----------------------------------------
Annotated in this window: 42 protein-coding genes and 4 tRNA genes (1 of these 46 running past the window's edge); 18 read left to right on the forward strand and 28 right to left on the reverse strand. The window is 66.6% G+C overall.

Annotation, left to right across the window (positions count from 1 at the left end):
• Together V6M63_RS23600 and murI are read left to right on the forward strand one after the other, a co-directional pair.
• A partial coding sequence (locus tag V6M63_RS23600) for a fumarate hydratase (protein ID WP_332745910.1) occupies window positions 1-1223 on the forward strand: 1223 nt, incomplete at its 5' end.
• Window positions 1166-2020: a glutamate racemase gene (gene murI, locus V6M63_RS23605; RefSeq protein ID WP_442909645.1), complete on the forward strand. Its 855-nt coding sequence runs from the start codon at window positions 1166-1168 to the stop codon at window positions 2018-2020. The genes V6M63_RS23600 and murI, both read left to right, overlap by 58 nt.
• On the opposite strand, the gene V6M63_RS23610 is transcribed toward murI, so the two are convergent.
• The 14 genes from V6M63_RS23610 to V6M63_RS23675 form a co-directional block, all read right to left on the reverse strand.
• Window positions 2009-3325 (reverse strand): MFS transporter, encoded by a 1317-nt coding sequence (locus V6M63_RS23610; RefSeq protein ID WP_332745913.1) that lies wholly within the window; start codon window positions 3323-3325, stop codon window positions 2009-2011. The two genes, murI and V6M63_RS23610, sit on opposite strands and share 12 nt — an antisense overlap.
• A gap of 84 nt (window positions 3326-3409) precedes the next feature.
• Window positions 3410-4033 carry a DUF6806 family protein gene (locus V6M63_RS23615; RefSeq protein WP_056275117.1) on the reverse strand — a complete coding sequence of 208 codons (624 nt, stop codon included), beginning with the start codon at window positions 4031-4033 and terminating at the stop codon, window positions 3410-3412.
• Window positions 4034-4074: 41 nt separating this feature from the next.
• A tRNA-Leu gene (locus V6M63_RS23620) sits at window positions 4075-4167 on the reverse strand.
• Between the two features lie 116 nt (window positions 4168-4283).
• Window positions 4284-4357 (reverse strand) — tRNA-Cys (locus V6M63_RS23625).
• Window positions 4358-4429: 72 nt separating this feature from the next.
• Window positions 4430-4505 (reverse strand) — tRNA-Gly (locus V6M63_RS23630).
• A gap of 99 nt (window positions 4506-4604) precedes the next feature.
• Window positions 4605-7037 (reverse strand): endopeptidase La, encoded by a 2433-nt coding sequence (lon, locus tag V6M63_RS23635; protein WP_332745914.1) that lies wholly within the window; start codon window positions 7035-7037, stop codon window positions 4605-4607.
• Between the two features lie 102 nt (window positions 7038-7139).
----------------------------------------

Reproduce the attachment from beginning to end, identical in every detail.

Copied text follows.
Annotated in this window: 42 protein-coding genes and 4 tRNA genes (1 of these 46 running past the window's edge); 18 read left to right on the forward strand and 28 right to left on the reverse strand. The window is 66.6% G+C overall.

Annotation, left to right across the window (positions count from 1 at the left end):
• Together V6M63_RS23600 and murI are read left to right on the forward strand one after the other, a co-directional pair.
• A partial coding sequence (locus tag V6M63_RS23600) for a fumarate hydratase (protein ID WP_332745910.1) occupies window positions 1-1223 on the forward strand: 1223 nt, incomplete at its 5' end.
• Window positions 1166-2020: a glutamate racemase gene (gene murI, locus V6M63_RS23605; RefSeq protein ID WP_442909645.1), complete on the forward strand. Its 855-nt coding sequence runs from the start codon at window positions 1166-1168 to the stop codon at window positions 2018-2020. The genes V6M63_RS23600 and murI, both read left to right, overlap by 58 nt.
• On the opposite strand, the gene V6M63_RS23610 is transcribed toward murI, so the two are convergent.
• The 14 genes from V6M63_RS23610 to V6M63_RS23675 form a co-directional block, all read right to left on the reverse strand.
• Window positions 2009-3325 (reverse strand): MFS transporter, encoded by a 1317-nt coding sequence (locus V6M63_RS23610; RefSeq protein ID WP_332745913.1) that lies wholly within the window; start codon window positions 3323-3325, stop codon window positions 2009-2011. The two genes, murI and V6M63_RS23610, sit on opposite strands and share 12 nt — an antisense overlap.
• A gap of 84 nt (window positions 3326-3409) precedes the next feature.
• Window positions 3410-4033 carry a DUF6806 family protein gene (locus V6M63_RS23615; RefSeq protein WP_056275117.1) on the reverse strand — a complete coding sequence of 208 codons (624 nt, stop codon included), beginning with the start codon at window positions 4031-4033 and terminating at the stop codon, window positions 3410-3412.
• Window positions 4034-4074: 41 nt separating this feature from the next.
• A tRNA-Leu gene (locus V6M63_RS23620) sits at window positions 4075-4167 on the reverse strand.
• Between the two features lie 116 nt (window positions 4168-4283).
• Window positions 4284-4357 (reverse strand) — tRNA-Cys (locus V6M63_RS23625).
• Window positions 4358-4429: 72 nt separating this feature from the next.
• Window positions 4430-4505 (reverse strand) — tRNA-Gly (locus V6M63_RS23630).
• A gap of 99 nt (window positions 4506-4604) precedes the next feature.
• Window positions 4605-7037 (reverse strand): endopeptidase La, encoded by a 2433-nt coding sequence (lon, locus tag V6M63_RS23635; protein WP_332745914.1) that lies wholly within the window; start codon window positions 7035-7037, stop codon window positions 4605-4607.
• Between the two features lie 102 nt (window positions 7038-7139).